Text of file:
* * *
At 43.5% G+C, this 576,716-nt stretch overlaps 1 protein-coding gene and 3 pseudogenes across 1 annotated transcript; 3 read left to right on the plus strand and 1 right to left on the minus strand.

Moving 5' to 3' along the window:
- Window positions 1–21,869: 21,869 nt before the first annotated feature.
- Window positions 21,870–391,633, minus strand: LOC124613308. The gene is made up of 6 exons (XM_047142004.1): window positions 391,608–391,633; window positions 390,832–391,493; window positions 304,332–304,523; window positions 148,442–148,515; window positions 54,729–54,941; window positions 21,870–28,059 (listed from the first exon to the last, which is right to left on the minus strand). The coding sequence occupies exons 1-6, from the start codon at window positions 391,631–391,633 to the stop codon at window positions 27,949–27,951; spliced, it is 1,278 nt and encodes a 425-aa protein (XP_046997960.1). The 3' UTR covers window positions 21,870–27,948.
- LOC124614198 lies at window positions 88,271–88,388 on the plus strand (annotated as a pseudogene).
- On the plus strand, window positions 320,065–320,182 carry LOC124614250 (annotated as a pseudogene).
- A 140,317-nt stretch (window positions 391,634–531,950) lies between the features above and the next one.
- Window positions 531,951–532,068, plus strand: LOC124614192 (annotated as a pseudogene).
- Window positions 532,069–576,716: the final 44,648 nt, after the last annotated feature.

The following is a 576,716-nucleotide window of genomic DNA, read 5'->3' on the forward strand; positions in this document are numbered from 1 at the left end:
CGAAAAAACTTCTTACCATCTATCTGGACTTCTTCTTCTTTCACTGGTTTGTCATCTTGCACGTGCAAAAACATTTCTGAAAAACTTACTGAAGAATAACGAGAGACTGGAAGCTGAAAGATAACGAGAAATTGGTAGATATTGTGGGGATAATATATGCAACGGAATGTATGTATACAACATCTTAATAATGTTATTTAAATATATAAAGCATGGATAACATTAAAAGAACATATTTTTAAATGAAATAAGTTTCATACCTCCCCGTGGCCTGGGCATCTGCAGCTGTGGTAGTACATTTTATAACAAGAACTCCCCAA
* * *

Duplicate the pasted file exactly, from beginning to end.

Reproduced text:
At 43.5% G+C, this 576,716-nt stretch overlaps 1 protein-coding gene and 3 pseudogenes across 1 annotated transcript; 3 read left to right on the plus strand and 1 right to left on the minus strand.

Moving 5' to 3' along the window:
- Window positions 1–21,869: 21,869 nt before the first annotated feature.
- Window positions 21,870–391,633, minus strand: LOC124613308. The gene is made up of 6 exons (XM_047142004.1): window positions 391,608–391,633; window positions 390,832–391,493; window positions 304,332–304,523; window positions 148,442–148,515; window positions 54,729–54,941; window positions 21,870–28,059 (listed from the first exon to the last, which is right to left on the minus strand). The coding sequence occupies exons 1-6, from the start codon at window positions 391,631–391,633 to the stop codon at window positions 27,949–27,951; spliced, it is 1,278 nt and encodes a 425-aa protein (XP_046997960.1). The 3' UTR covers window positions 21,870–27,948.
- LOC124614198 lies at window positions 88,271–88,388 on the plus strand (annotated as a pseudogene).
- On the plus strand, window positions 320,065–320,182 carry LOC124614250 (annotated as a pseudogene).
- A 140,317-nt stretch (window positions 391,634–531,950) lies between the features above and the next one.
- Window positions 531,951–532,068, plus strand: LOC124614192 (annotated as a pseudogene).
- Window positions 532,069–576,716: the final 44,648 nt, after the last annotated feature.

The following is a 576,716-nucleotide window of genomic DNA, read 5'->3' on the forward strand; positions in this document are numbered from 1 at the left end:
CGAAAAAACTTCTTACCATCTATCTGGACTTCTTCTTCTTTCACTGGTTTGTCATCTTGCACGTGCAAAAACATTTCTGAAAAACTTACTGAAGAATAACGAGAGACTGGAAGCTGAAAGATAACGAGAAATTGGTAGATATTGTGGGGATAATATATGCAACGGAATGTATGTATACAACATCTTAATAATGTTATTTAAATATATAAAGCATGGATAACATTAAAAGAACATATTTTTAAATGAAATAAGTTTCATACCTCCCCGTGGCCTGGGCATCTGCAGCTGTGGTAGTACATTTTATAACAAGAACTCCCCAA